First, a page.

Ireland day 0016. Thursday 14 October 2021- Ramparts

Ireland day 0016. Thursday 14 October 2021- Ramparts
Today’s summary Walked the Boyne navigation towpath from Broadboyne Bridge to Navan and back.  Locally known as the Boyne Ramparts Heritage Walk
Today’s weather Dry and cloudy all day.   Very little wind.  About 15C
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Today’s overview location
(the red cross in a circle shows where Val and I are at the moment)
Close-up location
(click button below to download GPX of our walk):

After yesterday’s pathless disappointment, today we made a more determined effort today to find a walk that would take us properly off-road.   And we managed to find one – thanks largely to the man in the pub (but that’s a separate story).

The Boyne Ramparts Heritage Walk exploits the towpath alongside the disused Boyne Navigation to link the relatively remote Stackallan lock at Broadboyne Bridge, about 15 mi / 25km to the west of here, to the centre of Navan, about 8km / 5 miles upstream.   (By the way a “navigation” isn’t the same as a “canal” – the latter is a separate waterway with no or very few links to a river; whereas the former is a waterway that uses both rivers and canals connected together; usually the canal bypasses the un-navigable stretches of the river, for example where there are rapids or narrows).

It was a relatively grey day, and Navan at the end (or mid-point in reality as we had to do a back-flip along the same route to get to the start) is a relatively grey town of about 30,000 people.  The route along the towpath, which had the canal to the south and the Boyne river to the north, was well made up and very quiet.   Although it does feature a rather curious metal  gate at the start with an inset door you have almost to crawl through to get onto the path.   The canal is silted up and slowly decaying.  It was last used in 1920 and there doesn’t seem to have been any attempt at restoration since then.   Canals, a bit like footpaths, don’t seem to be a big thing here in Ireland.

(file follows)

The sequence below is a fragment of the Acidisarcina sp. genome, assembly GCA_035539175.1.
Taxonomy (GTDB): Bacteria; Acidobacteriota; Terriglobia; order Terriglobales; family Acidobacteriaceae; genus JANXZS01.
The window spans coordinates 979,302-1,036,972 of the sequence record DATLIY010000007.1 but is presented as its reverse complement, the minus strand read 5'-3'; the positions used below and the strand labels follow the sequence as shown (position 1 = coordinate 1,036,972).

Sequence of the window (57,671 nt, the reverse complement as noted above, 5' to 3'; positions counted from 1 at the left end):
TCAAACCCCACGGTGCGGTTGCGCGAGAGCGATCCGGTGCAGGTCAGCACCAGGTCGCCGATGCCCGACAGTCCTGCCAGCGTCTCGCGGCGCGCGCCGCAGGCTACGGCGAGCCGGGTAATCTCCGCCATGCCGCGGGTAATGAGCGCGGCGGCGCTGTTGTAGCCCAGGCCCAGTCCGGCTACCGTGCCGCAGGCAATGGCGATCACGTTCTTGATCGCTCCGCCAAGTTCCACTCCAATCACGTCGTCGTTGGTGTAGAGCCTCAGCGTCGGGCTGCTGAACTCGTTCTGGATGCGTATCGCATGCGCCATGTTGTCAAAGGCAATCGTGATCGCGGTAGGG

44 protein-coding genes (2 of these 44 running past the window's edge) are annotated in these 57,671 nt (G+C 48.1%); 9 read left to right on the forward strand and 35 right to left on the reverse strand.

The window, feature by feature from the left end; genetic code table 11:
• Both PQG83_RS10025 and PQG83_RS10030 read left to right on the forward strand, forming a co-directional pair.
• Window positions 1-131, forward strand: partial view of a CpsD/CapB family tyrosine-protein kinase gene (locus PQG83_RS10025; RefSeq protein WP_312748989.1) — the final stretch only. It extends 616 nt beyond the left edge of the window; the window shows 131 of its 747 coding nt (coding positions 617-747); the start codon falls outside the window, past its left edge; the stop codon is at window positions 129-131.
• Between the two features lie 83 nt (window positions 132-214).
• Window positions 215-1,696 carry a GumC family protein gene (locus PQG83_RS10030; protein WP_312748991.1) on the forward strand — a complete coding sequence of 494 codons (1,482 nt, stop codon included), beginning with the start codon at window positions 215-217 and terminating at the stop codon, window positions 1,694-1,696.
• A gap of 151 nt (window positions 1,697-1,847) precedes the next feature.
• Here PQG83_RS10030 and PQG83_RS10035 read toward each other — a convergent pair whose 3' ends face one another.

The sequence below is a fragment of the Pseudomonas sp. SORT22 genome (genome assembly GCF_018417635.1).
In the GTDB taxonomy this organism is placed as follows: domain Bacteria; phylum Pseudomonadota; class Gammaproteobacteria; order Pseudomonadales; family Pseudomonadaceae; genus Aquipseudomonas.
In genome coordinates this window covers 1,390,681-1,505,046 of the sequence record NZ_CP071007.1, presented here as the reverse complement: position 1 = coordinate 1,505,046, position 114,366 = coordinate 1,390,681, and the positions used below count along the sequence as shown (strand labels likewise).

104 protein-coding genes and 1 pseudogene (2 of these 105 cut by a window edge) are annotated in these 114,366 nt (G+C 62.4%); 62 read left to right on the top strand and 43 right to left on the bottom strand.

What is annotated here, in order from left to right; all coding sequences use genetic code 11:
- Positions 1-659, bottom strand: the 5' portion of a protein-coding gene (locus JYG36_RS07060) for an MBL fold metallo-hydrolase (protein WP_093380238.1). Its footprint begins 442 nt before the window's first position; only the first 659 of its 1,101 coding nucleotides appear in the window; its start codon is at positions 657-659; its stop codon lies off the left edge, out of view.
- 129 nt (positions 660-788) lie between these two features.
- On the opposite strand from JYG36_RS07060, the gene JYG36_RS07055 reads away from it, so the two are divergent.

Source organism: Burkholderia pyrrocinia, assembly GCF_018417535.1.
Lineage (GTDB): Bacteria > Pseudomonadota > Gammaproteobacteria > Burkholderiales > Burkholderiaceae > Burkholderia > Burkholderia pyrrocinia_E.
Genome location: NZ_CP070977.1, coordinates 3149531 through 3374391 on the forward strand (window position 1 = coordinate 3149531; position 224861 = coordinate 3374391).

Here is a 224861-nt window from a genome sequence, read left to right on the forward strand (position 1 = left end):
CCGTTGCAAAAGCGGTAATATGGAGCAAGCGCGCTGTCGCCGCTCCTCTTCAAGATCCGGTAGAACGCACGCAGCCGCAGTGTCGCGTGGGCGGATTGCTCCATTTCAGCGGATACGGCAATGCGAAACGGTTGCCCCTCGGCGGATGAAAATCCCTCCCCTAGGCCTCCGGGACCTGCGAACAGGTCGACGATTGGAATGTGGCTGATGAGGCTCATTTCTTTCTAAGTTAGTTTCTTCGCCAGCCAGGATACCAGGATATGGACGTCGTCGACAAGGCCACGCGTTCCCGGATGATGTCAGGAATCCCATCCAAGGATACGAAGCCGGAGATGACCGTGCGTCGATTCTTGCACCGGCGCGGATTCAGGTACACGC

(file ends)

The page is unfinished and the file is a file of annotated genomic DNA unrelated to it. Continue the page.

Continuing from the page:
But nevertheless it was a very enjoyable leg-stretch, with the chestnut trees which lined the path just beginning to show their autumn colours.   The information boards offered us glimpses of otters and kingfishers, but like so many (in fact all) of my riverside walks which have made similar promises, we were disappointed today.

We had a quick look round the bustling town of Navan, but didn’t have time really to appreciate all of its no doubt manifold historical splendours.   We did though have time to enjoy very welcome refreshments at the lovely Simply Honest café on Kennedy Rd (named after a dairy farmer who built a shopping centre, and not a president, by the way), before turning on our heels and heading back to Stackallan.

And in another piece of good news, this evening I was contacted by the Boyne Valley Walking Group who are laying on a walk from Beaulieu, to the north of Drogheda, the weekend after next and asked if we’d like to join.   Naturally we said yes, so things are definitely beginning to look up!

Today’s photos (click to enlarge)

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Setting out on the Rampart walk (“Rampart” seems to mean “canal- or river-side path”, rather than “fortification” in Irish) Trespassers of all nationalities catered for here
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Dunmoe Castle.  Not exactly certain when it was built, but it held successfully against Cromwell in 1649 and was occupied by the D’Arcy family until 1799 when it was badly damaged by fire and abandoned Ardmulchan House.   A rather creepy looking spot high above the river – ideal venue for an Agatha Christie plot
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The canal was last used in 1920 and is now sadly completely ruined The square in the centre of Navan.   A busy, grey, town
Standing on the remains of an 11-arch bridge that once spanned the Boyne just upstream from Ardmulchan.   It was built in about 1210 and this remaining arch, known as Babe’s Bridge – is the oldest in Ireland.   It survived the great flood of 1330 which destroyed all the other Boyne bridges between Trim and Drogheda
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